NSA sees your nude pix 'as fringe benefits of surveillance positions,' says Snowden

Edward-Snowden-Interview-011

The Guardian has published a video in which NSA whistleblower Edward Snowden speaks with Guardian editor-in-chief Alan Rusbridger and reporter Ewen MacAskill in Moscow.

The 31-year-old former US intel analyst discusses a number of things--including the claim that NSA employees often pass around intercepted nude photos, and treat access to such private images as a job perk.

Snowden again dismisses claims he was or is a Russian spy or agent, and describes such claims as “bullshit.”

Regarding your nude photos, Snowden says:

You've got young enlisted guys, 18 to 22. They've suddenly thrust into a position of extraordinary responsibility, where they now have access to all of your private records. Now, in the course of their daily work, they stumble across something that is completely unrelated to their work in any sort of necessary sense. For example: an intimate nude photo of someone in a sexually compromising situation, but they're extremely attractive. So what do they do? They turn around in their chair, and they show their coworker. And their coworker says, "Oh, hey, that's great. Send that to Bill down the way. And then Bill sends it to George, George sends it to Tom, and sooner or later, this person's whole life has been seen by all of these other people. It's never reported. Nobody ever knows about it, because the auditing of these systems is incredibly weak.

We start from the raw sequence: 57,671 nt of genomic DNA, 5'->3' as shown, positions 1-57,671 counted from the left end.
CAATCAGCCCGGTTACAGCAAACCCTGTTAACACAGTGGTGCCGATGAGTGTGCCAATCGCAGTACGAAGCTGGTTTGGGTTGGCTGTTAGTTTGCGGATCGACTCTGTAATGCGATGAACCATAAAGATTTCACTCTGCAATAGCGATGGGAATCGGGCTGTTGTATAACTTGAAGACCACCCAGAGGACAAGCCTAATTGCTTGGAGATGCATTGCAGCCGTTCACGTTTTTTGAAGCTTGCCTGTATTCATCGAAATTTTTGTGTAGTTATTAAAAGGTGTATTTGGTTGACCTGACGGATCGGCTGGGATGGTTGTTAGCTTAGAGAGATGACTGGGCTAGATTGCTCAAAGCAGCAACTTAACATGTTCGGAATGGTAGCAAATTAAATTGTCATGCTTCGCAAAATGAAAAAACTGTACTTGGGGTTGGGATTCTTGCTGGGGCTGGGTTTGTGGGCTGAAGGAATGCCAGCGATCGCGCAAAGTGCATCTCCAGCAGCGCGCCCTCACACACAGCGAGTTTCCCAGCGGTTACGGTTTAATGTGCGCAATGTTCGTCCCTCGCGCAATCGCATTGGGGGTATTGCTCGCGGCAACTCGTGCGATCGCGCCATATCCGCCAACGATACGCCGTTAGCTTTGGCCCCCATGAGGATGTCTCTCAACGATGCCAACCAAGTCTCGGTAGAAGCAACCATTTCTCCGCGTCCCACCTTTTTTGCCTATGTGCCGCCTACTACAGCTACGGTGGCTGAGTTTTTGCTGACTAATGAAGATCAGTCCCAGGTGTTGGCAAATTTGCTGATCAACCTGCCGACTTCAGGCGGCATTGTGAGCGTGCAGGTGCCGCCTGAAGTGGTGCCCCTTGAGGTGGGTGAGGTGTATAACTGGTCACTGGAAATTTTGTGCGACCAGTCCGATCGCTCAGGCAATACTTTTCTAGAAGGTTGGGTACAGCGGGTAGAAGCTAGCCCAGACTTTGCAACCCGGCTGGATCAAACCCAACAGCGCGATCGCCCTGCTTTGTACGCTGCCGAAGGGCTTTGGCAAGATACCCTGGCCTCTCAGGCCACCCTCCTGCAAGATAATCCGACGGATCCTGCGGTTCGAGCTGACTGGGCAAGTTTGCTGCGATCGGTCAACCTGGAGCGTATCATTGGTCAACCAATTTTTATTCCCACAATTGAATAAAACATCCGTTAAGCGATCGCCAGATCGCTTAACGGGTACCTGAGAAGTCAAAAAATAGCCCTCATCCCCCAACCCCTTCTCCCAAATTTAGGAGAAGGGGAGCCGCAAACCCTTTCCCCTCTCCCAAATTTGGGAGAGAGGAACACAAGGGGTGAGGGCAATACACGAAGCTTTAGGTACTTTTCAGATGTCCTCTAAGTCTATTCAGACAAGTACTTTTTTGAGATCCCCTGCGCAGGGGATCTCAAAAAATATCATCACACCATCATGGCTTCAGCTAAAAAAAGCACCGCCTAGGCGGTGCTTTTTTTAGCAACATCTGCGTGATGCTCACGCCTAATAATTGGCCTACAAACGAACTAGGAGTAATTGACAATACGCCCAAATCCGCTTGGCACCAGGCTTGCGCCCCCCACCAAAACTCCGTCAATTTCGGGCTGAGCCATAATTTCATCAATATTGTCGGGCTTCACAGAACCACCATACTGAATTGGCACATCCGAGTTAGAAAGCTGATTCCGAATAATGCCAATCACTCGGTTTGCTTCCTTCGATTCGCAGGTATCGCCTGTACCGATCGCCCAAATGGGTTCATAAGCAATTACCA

The Guardian's Alan Rusbridger then asks, “You saw instances of that happening?”

Responds Snowden, “Yeah.”

“Numerous?”

“It's routine enough, depending on the company that you keep, it could be more or less frequent," Snowden says.

"These are seen as the fringe benefits of surveillance positions."

Notable Replies

  1. Pics or it didn't happen.

  2. huh, it took a whole 5 posts before the victim blaming started.

  3. What about texting or e-mailing pics to your significant other?

    Sorry, but, while the intertubes can be used to broadcast information, it can also be used as a point-to-point communication method -- one person directly to another with (assumed) privacy in-between.

  4. So, if a husband and wife are separated by thousands of miles (due to a business trip, perhaps), then they should have NO expectations of privacy when sending pictures of their "naughty bits"?

    If you put pictures on Facebook, or send them to a person that you do not know very well, then you might deserve what you get. However, it is unacceptable for two people who trust each other to have their communications intercepted by a "man in the middle" without a warrant.

    The 4th Amendment is SUPPOSED to guarantee this. Why can't we, as a society, elect people who actually mean it when they take an oath to defend the Constitution?

  5. Ha! It would serve the filthy little perv's right if they have to look at my nasty old hide. Let them try to get that image out of their brain. The creeps!

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